The birth of antibiotic resistance

Feb ,16 2017

There are trillions of bacteria all around us. Bacteria were some of the first life forms to appear on earth. Even though, they consist only of a single cell, their total biomass is greater than all animals and plants in combination. They live virtually everywhere, on the ground, in the water, on our kitchen table, on our skin and even inside us. There are around ten times more bacteria cells inside us than our body own cells. Many of those bacteria are harmless or even beneficial, helping normal body functions like digestion or immunity.

There are bacteria that if allowed can cause infection, some can be minor inconveniences but other can be epidemics. Thankfully there are medicines designed to fight bacterial infection. Synthesized from chemicals or occurring natural in nature (mold for example), these antibiotics kill or neutralize bacteria by interrupting cell wall synthesis, or interfering with processes like protein synthesis, leaving human cells unharmed.

The deployment of antibiotics during the 20th century has rendered many dangerous diseases easily treatable. Today though, many antibiotics are becoming less effective. Not that the antibiotics lost their ability to fight, but the bacteria gained the ability to fight back and manipulate the system.

Just like many other microorganisms, individual bacteria can undergo random mutations, being many of those harmless or useless, but sometimes a single mutation can give a bacterium a way of survival. If this mutation gives to the bacterium an antibiotic resistance, it increases drastically the chance of the bacteria to survive. As the non-resistant bacteria are killed by the antibiotics, witch happens quite fast in a antibiotic rich environment like hospitals, there is more room and resources for the resistant ones to thrive, passing among themselves the mutated gene that help them to do so.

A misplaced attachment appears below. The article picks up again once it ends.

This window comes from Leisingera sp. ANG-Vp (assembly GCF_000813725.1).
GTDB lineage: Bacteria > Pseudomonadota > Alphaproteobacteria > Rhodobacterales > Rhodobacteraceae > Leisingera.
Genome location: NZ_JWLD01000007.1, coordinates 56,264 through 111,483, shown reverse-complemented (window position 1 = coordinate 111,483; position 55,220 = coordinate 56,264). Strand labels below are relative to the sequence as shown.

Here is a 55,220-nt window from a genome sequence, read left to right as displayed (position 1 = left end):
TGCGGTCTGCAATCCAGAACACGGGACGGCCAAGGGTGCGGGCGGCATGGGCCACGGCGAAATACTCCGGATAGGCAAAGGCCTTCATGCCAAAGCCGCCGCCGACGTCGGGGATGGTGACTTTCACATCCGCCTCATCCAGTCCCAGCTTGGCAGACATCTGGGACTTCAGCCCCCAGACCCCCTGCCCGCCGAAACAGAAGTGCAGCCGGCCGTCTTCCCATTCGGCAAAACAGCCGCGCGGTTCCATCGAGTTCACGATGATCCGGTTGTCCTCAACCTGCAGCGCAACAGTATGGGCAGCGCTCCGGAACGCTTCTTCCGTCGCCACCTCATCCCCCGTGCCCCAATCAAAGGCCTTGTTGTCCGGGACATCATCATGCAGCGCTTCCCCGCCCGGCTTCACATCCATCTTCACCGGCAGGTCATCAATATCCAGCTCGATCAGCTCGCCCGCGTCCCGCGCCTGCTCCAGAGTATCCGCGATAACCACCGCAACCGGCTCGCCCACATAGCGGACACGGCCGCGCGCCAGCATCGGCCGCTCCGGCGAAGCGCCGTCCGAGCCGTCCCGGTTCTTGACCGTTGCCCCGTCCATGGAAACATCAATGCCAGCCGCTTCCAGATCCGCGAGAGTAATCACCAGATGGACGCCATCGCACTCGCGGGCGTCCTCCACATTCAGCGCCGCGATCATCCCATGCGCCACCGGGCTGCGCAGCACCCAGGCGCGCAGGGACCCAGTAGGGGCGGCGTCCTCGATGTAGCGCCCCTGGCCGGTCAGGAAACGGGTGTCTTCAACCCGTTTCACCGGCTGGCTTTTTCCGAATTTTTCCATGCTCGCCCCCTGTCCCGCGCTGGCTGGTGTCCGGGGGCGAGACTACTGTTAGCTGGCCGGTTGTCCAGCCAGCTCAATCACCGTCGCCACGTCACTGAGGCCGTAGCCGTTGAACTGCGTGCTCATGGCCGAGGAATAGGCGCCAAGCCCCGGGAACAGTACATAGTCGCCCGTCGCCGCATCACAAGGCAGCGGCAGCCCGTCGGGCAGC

Reproduction is not the only way to share genetic information; some bacteria can release their DNA upon death to be picked up by other bacteria while others use a method called conjugation, connecting through pili and sharing their genes. Over time, antibiotic resistant gene proliferate, creating what we call today super bacteria.

How long it would take until these superbugs take over? In some bacteria like Klebsiella pneumoniae it’s already happened, some strains had already become resistant to a wide range of antibiotics, including penicillin, methicillin and even oxalillin.

The good news though, is that scientists are working to stay on step ahead of the bacteria, and although the development of new antibiotics is no longer viable, the world health organization has made priority the development of novel treatments.

Most important, curbing the excessive and unnecessary use of antibiotics, as for example minor infections that our body can resolve on its’ own and changing medical practice to prevent hospital spread infections, can have a major impact by simply keeping more non resistant bacteria alive as a competition to the resistant ones. In the war against superbugs, de-escalation might work better than an evolutionary arms race.